Dell Technologies

By Debbie Gregory.

The Army picked General Dynamics and BAE Systems to build contending prototypes for its Mobile Protected Firepower light tank. The Army plans to choose a winner in fiscal 2022 and have battle-ready tanks by 2025. The service branch has plans to field some 500 of the armored vehicles.

The Army turned to its traditional vendors, with a $375.9 million award to BAE and $335 million to General Dynamics Land Systems. The Mobile Protected Firepower project is in preparation for wars against peer competitors, such as China and Russia. The vehicle is essentially a 30-ton light tank to accompany airborne troops and other light infantry where the 70-ton M1 Abrams heavy tank can’t go. Therefore, two of them must be able to be transported aboard a C-17 Globemaster III airlifter, which has a capacity of about 80 tons.

“Currently, the Mobile Protected Firepower capabilities do not exist in our light formations,” said Brig. Gen. Ross Coffman, director of the Next Generation Combat Vehicles Cross Functional Team. “The requirements associated with this will enable U.S. forces to disrupt, breach, and break through those security zones and defensive belts to allow our infantrymen and women to close with and destroy the enemy on the objective.”

Soldiers will test the vehicles during the Army’s trials. The tanks will be fired upon to determine how they stand up to enemy weapons and driven over the types of terrain that troops tend to travel over.

General Dynamics Land Systems’ vehicle is the Griffin, a modified version of the British Army’s new Ajax tracked reconnaissance vehicle equipped with a version of the M1A2 Abrams tank turret.

BAE will produce an updated version of the M8 Buford, an air-droppable light tank the Army flirted with buying in the 1990s but ultimately cancelled.

A third competitor, designed by SAIC, was not chosen to proceed in the competition

By Debbie Gregory.

The U.S. Army will be spending $451 million to upgrade M1 Abrams tanks and Stryker combat vehicles.

The tanks will be equipped with the Trophy Active Protection System. The system, made by Rafael Advanced Defense Systems Ltd., proactively detects, locates, and if necessary, neutralizes anti-armor threats, increasing platform survivability.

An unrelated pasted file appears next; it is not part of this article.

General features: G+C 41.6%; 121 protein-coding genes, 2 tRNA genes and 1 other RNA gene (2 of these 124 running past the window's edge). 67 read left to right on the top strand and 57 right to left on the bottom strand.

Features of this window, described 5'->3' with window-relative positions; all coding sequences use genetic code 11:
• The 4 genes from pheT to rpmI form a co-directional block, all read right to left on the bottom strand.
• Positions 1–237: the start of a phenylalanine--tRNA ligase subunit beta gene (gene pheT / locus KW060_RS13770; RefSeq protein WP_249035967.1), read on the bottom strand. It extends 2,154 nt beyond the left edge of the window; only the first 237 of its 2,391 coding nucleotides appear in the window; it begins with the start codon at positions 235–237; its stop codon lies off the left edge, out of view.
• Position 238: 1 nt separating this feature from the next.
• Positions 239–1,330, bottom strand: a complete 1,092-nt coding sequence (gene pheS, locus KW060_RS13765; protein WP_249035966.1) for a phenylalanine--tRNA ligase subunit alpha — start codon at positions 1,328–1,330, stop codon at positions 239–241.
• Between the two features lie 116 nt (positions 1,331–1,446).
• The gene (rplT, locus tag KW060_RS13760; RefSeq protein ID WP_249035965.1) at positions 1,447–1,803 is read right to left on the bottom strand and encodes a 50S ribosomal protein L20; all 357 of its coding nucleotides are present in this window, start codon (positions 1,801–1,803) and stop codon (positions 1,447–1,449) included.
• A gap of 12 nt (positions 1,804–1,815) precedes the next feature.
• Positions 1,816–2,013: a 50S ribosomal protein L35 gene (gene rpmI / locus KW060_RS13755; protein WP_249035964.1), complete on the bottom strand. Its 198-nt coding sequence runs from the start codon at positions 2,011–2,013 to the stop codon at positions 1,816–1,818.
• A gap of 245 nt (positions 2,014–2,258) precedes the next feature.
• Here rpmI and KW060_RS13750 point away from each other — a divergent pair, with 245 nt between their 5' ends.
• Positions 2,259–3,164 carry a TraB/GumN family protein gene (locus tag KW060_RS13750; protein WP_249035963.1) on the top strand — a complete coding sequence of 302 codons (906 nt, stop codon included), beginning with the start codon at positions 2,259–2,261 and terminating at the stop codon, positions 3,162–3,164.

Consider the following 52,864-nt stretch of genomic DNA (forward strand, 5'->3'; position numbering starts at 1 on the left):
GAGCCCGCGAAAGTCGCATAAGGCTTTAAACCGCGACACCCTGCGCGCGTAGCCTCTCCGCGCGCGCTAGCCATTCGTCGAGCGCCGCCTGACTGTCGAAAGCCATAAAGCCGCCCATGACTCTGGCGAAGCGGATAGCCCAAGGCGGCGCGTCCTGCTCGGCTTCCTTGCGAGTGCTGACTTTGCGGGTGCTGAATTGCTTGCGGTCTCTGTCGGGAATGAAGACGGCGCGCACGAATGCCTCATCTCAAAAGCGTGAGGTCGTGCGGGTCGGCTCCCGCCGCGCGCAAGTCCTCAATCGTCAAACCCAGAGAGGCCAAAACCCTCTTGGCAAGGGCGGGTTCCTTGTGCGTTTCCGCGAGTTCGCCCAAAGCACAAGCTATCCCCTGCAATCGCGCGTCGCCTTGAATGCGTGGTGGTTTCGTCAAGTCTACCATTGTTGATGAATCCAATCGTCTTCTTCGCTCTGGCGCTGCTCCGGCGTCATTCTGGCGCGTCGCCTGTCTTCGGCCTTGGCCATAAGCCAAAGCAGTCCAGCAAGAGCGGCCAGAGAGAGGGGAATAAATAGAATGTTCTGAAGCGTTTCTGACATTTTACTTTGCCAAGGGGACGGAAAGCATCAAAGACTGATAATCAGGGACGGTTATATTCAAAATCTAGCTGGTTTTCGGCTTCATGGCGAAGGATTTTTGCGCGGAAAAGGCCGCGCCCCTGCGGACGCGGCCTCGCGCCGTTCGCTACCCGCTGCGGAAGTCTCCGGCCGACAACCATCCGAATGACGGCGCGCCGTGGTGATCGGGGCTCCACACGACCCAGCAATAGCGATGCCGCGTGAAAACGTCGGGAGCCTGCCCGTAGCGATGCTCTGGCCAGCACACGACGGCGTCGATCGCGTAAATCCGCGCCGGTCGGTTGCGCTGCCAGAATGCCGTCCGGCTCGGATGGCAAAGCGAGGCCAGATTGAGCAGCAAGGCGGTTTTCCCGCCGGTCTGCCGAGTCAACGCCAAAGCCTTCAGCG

Rafael, an Israeli company has partnered with Leonardo DRS, a U.S. firm headquartered in Arlington, Virginia. Under the terms of the $193 million contract, Leonardo DRS will provide the Army with TROPHY systems, countermeasures, and maintenance kits.

“This award is the culmination of several years of hard work by a strong, bi-national government/industry team to protect our warfighters and address a critical capability gap in our armored formations,” said Aaron Hankins, vice president and general manager of the Leonardo DRS Land Systems Division.

Rafael has provided protection solutions to U.S. service members for over two decades via lifesaving passive and reactive armor on vehicles such as Bradley, Stryker and AAV7.

“The majority of Trophy components are manufactured by the American defense industry, and we are excited by the opportunity to increase manufacturing in the U.S., including for Israeli systems, as the U.S. acquires additional systems,” said Moshe Elazar, executive vice president and head of Rafael’s Land and Naval Division.

General Dynamics Land Systems was awarded a contract worth up to $258 million to upgrade 116 Stryker vehicles to the A1 variant.

The Stryker A1 builds upon the combat-proven Double-V Hull (DVH) configuration, providing unprecedented survivability against mines and improvised explosive devices. In addition to the DVH survivability, the Stryker A1 provides a 450-horsepower engine, 60,000-pound suspension, 910-amp alternator and in-vehicle network. The Stryker A1 Infantry Carrier Vehicle is one of the most versatile, most mobile and safest personnel carriers in the entire Army inventory.

The Stryker A1 work will be performed in Lima, Ohio; Anniston, Ala.; Tallahassee, Fla.; and Sterling Heights, with an estimated completion date of March 2020.